Because the inflatable lapbelt is essentially a single use device, there is the potential that it could deploy under crash conditions that are not sufficiently severe to require head injury protection from the inflatable lapbelt. Since an actual crash is frequently composed of a series of impacts before the airplane comes to rest, this could render the inflatable lapbelt useless if a larger impact follows the initial impact. This situation does not exist with energy absorbing pads or upper torso restraints, which tend to provide protection according to the severity of the impact. Therefore, the inflatable lapbelt installation should be such that the inflatable lapbelt will provide protection when it is required, and will not expend its protection when it is not needed. These special conditions contain no requirement for the inflatable lapbelt to provide protection from multiple impacts, where more than one impact would require protection.
Since each occupant's restraint system provides protection for that occupant only, the installation must address seats that are unoccupied. It will be necessary to show that the required protection is provided for each occupant regardless of the number of occupied seats, and considering that unoccupied seats may have lapbelts that are active.
Since a wide range of occupants could occupy a seat, the inflatable lapbelt should be effective for a wide range of occupants. The FAA has historically considered the range from the fifth percentile female to the ninety-fifth percentile male as the range of occupants that must be taken into account. In this case, the FAA is proposing consideration of a broader range of occupants, due to the nature of the lapbelt installation and its close proximity to the occupant. In a similar vein, these persons could have assumed the brace position, for those accidents where an impact is anticipated. Test data indicate that occupants in the brace position do not require supplemental protection, and so it would not be necessary to show that the inflatable lapbelt will enhance the brace position. However, the inflatable lapbelt must not introduce a hazard in that case by deploying into the seated, braced occupant.
Another area of concern is the use of inflatable lapbelts in seats occupied by children, who could be lap-held, in approved child safety seats, or occupying the seat directly. Similarly, if the seat is occupied by a pregnant woman, the installation needs to address such usage, either by demonstrating that it will function properly, or by adding appropriate limitation on usage.
Since the inflatable lapbelt will be electrically powered, there is the possibility that the system could fail due to a separation in the fuselage. Since this system is intended as a crash/post-crash protection means, failure due to fuselage separation is not acceptable. As with emergency lighting, the system should function properly if such a separation occurs at any point in the fuselage. A separation that occurs at the location of the inflatable lapbelt would not have to be considered.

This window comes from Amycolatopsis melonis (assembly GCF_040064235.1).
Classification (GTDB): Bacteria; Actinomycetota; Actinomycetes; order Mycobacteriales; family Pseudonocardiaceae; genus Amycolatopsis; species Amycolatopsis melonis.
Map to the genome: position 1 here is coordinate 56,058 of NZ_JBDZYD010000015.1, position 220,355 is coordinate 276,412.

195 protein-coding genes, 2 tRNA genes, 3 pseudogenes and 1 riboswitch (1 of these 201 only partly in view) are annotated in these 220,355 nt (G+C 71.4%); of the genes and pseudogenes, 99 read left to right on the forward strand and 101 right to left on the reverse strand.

Since the inflatable lapbelt is likely to have a large volume displacement, the inflated bag could potentially impede egress of passengers. The bag deflates to absorb energy, so it is likely that an inflatable lapbelt would be deflated at the time that persons would be trying to leave their seats. Nonetheless, it is considered appropriate to specify a time interval after which the inflatable lapbelt may not impede rapid egress. Ten seconds has been chosen as a reasonable time, since this corresponds to the maximum time allowed for an exit to be openable. In actuality, it is unlikely that an exit would be prepared this quickly in an accident severe enough to warrant deployment of the inflatable lapbelt, and the inflatable lapbelt will likely deflate in much less than ten seconds.
Finally, it should be noted that the special conditions are applicable to the inflatable lapbelt system as installed. The special conditions are not an installation approval. Therefore, while the special conditions relate to each such system installed, the overall installation approval is a separate finding, and must consider the combined effects of all such systems installed.
Type Certification Basis
Under the provisions of § 21.101 Amendment 21-69, effective September 16, 1991, Weber Aircraft must show that the Bombardier Model CL-600-2C10 series airplane, as changed, continues to meet the applicable provisions of the regulations incorporated by reference in Type Certificate No. A21EA or the applicable regulations in effect on the date of application for the change. Subsequent changes have been made to § 21.101 as part of Amendment 21-77, but those changes do not become effective until June 10, 2003. The regulations incorporated by reference in the type certificate are commonly referred to as the “original type certification basis.” The regulations incorporated by reference in Type Certificate No. A21EA are 14 CFR part 25 dated February 1, 1965, including Amendments 25-1 through 25-86, with the following exceptions: Section 25.783(f) as amended by Amendment 25-23 for the cargo compartment door, the main avionics compartment door, and the service/emergency door; § 25.571 as amended by Amendment 25-96, and § 25.493 as amended by Amendment 25-97. The U.S. type certification basis for the Bombardier Model CL-600-2C10 series airplanes is established in accordance with §§ 21.29 and 21.17 and the type certification application date. The U.S. type certification basis is listed in Type Certificate Data Sheet No. A21AE.